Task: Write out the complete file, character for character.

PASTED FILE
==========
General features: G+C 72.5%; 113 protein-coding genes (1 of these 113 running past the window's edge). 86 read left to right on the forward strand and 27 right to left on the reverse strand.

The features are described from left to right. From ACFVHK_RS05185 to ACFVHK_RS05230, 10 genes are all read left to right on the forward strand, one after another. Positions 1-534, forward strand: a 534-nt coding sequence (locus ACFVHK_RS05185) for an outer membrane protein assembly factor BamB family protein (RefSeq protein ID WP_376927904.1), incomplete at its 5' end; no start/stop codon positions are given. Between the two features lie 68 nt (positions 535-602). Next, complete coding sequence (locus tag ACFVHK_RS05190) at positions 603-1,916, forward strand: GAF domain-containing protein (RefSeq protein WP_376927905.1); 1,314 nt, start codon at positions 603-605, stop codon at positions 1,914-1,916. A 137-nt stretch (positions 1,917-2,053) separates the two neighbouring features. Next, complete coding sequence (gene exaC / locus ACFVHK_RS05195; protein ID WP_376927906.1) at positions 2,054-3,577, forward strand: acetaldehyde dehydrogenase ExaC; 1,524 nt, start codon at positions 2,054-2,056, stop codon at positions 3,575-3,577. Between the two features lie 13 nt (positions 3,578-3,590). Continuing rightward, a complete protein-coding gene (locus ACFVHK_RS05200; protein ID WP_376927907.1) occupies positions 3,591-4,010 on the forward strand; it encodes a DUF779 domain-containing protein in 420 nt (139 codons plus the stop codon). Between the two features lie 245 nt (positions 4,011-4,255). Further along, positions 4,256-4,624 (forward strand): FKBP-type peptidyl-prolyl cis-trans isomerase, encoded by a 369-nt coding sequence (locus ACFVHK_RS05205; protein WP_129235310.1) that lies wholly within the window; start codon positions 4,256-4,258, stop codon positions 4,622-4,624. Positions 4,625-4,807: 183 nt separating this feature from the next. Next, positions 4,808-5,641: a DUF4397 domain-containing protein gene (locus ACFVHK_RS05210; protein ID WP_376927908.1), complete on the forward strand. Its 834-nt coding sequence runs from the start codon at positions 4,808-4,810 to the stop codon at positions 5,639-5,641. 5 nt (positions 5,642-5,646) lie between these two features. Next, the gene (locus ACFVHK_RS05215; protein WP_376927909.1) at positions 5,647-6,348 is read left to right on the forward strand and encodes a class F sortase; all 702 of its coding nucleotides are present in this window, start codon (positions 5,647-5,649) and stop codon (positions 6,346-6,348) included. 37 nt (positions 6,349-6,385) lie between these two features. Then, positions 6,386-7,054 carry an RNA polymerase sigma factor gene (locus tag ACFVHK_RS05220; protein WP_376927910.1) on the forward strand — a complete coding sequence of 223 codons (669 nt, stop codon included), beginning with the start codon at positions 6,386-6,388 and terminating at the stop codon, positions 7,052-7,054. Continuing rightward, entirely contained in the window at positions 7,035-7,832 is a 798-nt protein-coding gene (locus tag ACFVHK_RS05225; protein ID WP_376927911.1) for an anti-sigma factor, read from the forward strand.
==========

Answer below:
General features: G+C 72.5%; 113 protein-coding genes (1 of these 113 running past the window's edge). 86 read left to right on the forward strand and 27 right to left on the reverse strand.

The features are described from left to right. From ACFVHK_RS05185 to ACFVHK_RS05230, 10 genes are all read left to right on the forward strand, one after another. Positions 1-534, forward strand: a 534-nt coding sequence (locus ACFVHK_RS05185) for an outer membrane protein assembly factor BamB family protein (RefSeq protein ID WP_376927904.1), incomplete at its 5' end; no start/stop codon positions are given. Between the two features lie 68 nt (positions 535-602). Next, complete coding sequence (locus tag ACFVHK_RS05190) at positions 603-1,916, forward strand: GAF domain-containing protein (RefSeq protein WP_376927905.1); 1,314 nt, start codon at positions 603-605, stop codon at positions 1,914-1,916. A 137-nt stretch (positions 1,917-2,053) separates the two neighbouring features. Next, complete coding sequence (gene exaC / locus ACFVHK_RS05195; protein ID WP_376927906.1) at positions 2,054-3,577, forward strand: acetaldehyde dehydrogenase ExaC; 1,524 nt, start codon at positions 2,054-2,056, stop codon at positions 3,575-3,577. Between the two features lie 13 nt (positions 3,578-3,590). Continuing rightward, a complete protein-coding gene (locus ACFVHK_RS05200; protein ID WP_376927907.1) occupies positions 3,591-4,010 on the forward strand; it encodes a DUF779 domain-containing protein in 420 nt (139 codons plus the stop codon). Between the two features lie 245 nt (positions 4,011-4,255). Further along, positions 4,256-4,624 (forward strand): FKBP-type peptidyl-prolyl cis-trans isomerase, encoded by a 369-nt coding sequence (locus ACFVHK_RS05205; protein WP_129235310.1) that lies wholly within the window; start codon positions 4,256-4,258, stop codon positions 4,622-4,624. Positions 4,625-4,807: 183 nt separating this feature from the next. Next, positions 4,808-5,641: a DUF4397 domain-containing protein gene (locus ACFVHK_RS05210; protein ID WP_376927908.1), complete on the forward strand. Its 834-nt coding sequence runs from the start codon at positions 4,808-4,810 to the stop codon at positions 5,639-5,641. 5 nt (positions 5,642-5,646) lie between these two features. Next, the gene (locus ACFVHK_RS05215; protein WP_376927909.1) at positions 5,647-6,348 is read left to right on the forward strand and encodes a class F sortase; all 702 of its coding nucleotides are present in this window, start codon (positions 5,647-5,649) and stop codon (positions 6,346-6,348) included. 37 nt (positions 6,349-6,385) lie between these two features. Then, positions 6,386-7,054 carry an RNA polymerase sigma factor gene (locus tag ACFVHK_RS05220; protein WP_376927910.1) on the forward strand — a complete coding sequence of 223 codons (669 nt, stop codon included), beginning with the start codon at positions 6,386-6,388 and terminating at the stop codon, positions 7,052-7,054. Continuing rightward, entirely contained in the window at positions 7,035-7,832 is a 798-nt protein-coding gene (locus tag ACFVHK_RS05225; protein ID WP_376927911.1) for an anti-sigma factor, read from the forward strand.